Monday, July 22, 2024  |


Daniel Roman stops Adam Lopez in ShoBox main event

Photo credit: Carlos Baeza/Thompson Boxing Promotions
Fighters Network

ATLANTIC CITY, N.J. – It’s been a while since Daniel Roman was last seen on national TV. In fact, you have to venture back almost six years, to his third pro fight, which was shown on ESPN. So the 26-year-old junior featherweight wasn’t about to squander the chance Friday night in the main event to a “ShoBox: The New Generation” show at Bally’s Event Center.

Roman (22-2-1, 18 knockouts) was facing Adam Lopez, in a WBA title eliminator, and you couldn’t help but wonder why Roman wasn’t on national TV more often after stopping the previously undefeated Lopez (16-1-1, 8 KOs) in a thoroughly dominating ninth-round stoppage.

Roman knocked Lopez down twice in the fourth, and had him teetering on the brink a few times after that. But Lopez was too tough for his own good, continuing to take punishment before Ronnie Shields, Lopez’s trainer, decided to end it.

“Adam Lopez is a great fighter, and he was ranked No. 3 by the WBA coming into this, and I was ranked No. 4, but we got ready for this fight and that’s what got me ready for this fight,” Roman said. “It was my first time on ‘ShoBox,’ so I had to look good. That motivated me a lot, too. I knew everyone was going to be watching.

“I don’t get these chances that often. The last time I was on national TV was my third pro fight. It’s been a while. I had to look good and I got the exposure tonight. Everything came out good. I just need more exposure, and this helped. I’ve been confident now for the last couple of years. I believe that’s played a big role in my life.”

Sims decisions Robles in eight

In an eight-round junior welterweight clash also shown on TV, Kenneth Sims Jr. (11-0, 3 KOs) won an eight-round decision over Emmanuel Robles (15-2-1, 5 KOs). Robles was a late replacement, while Sims was still coping with the death of his good friend, Ed Brown, who was gunned down sitting in his car on Dec. 3, and pronounced dead from a gunshot wound to the head on Sunday, Dec. 4.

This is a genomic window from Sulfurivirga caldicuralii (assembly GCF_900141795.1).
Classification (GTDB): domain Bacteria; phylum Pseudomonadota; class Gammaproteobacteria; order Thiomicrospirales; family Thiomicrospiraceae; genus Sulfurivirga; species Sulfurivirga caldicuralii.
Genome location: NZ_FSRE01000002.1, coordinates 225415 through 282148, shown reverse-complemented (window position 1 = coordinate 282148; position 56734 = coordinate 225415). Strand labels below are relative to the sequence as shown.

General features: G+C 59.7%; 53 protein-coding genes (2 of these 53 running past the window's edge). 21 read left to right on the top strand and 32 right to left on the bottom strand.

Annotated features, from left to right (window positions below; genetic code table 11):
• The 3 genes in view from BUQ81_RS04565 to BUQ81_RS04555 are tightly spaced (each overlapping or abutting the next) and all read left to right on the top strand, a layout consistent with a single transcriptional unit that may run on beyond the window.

Sims didn’t think his friend’s death would hit him.

It did.

“I did come in too psyched for this remembering Ed,” Sims admitted. “I got out of my game. I was trying to knock Robles out right from the first round. I fought his fight. My fight is boxing, but instead, I did what he wanted to do. It still hurt [missing Brown]. I wasn’t too happy with how I fought. I didn’t do anything I usually do.

“I got hit too much. I smothered myself. I didn’t keep my distance. I may look like I’m clean, but I don’t feel like it. When I got back to my dressing room, someone said something about Ed and I just got emotional. I don’t know if I feel better. The fight won’t bring Ed back. This fight helps be move forward for the next fight. I had to take that first step. It wasn’t supposed to be that exciting.”

Ellis edges Brooker

The scorecards said one thing, those at ringside felt another way.

Super middleweight Ronald Ellis drove his unblemished record to 13-0-1, with 10 KOs, with an eight-round unanimous decision over rugged Chris Brooker (11-3, 5 KOs). But many that witnessed it live thought it was closer than judges Debra Barnes and Eugene Grant had it, which was 79-73 for Ellis. George Hill also thought Ellis won, though with a more agreeable 77-75 score.

“I’m tired of this,” Brooker said. “I’m glad the fight was on TV and I’m glad the world got to see what I’m about. I fight these undefeated fighters and everyone outs them on pedestals and make them look like ordinary fighters. I’m not a C-class fighter. I’m an elite fighter. They put me on Showtime for a reason. He was grabbing me the last four rounds.

“How did I win two rounds? What do I have to do? I know I’m not going to get an even call.”

Ellis wasn’t too pleased, either.

“Brooker is real tough, he was built like a stack of potatoes,” Ellis said. “I thought I won. I tried to stick to my game plan, but there were times when he slipped in there. It kind of got me frustrated. I wanted to keep my distance and work my hook. Every time I caught him, he jumped me.

“I have to learn to take a half step back and work distance more. I have to get back into the gym and when I come back, I’ll be better than ever.”

On the off-TV undercard, bantamweight Stephon Young (16-0-3, 6 KOs) won an eight-round decision over Olimjon Nazarov (14-4, 8 KOs).

Bantamweight Leroy Davila (5-0, 3 KOs) remained undefeated with a third-round kayo of Anthony Taylor (4-1, 1 KO).

Junior welterweight Keenan Smith moved to 10-0, with 4 KOs, after stopping Marquis Hawthorne (4-6, 1 KO) in five. And welterweight Anthony Young (15-2, 6 Kos) won a six-round decision over James Robinson (4-6-4, 1 KO).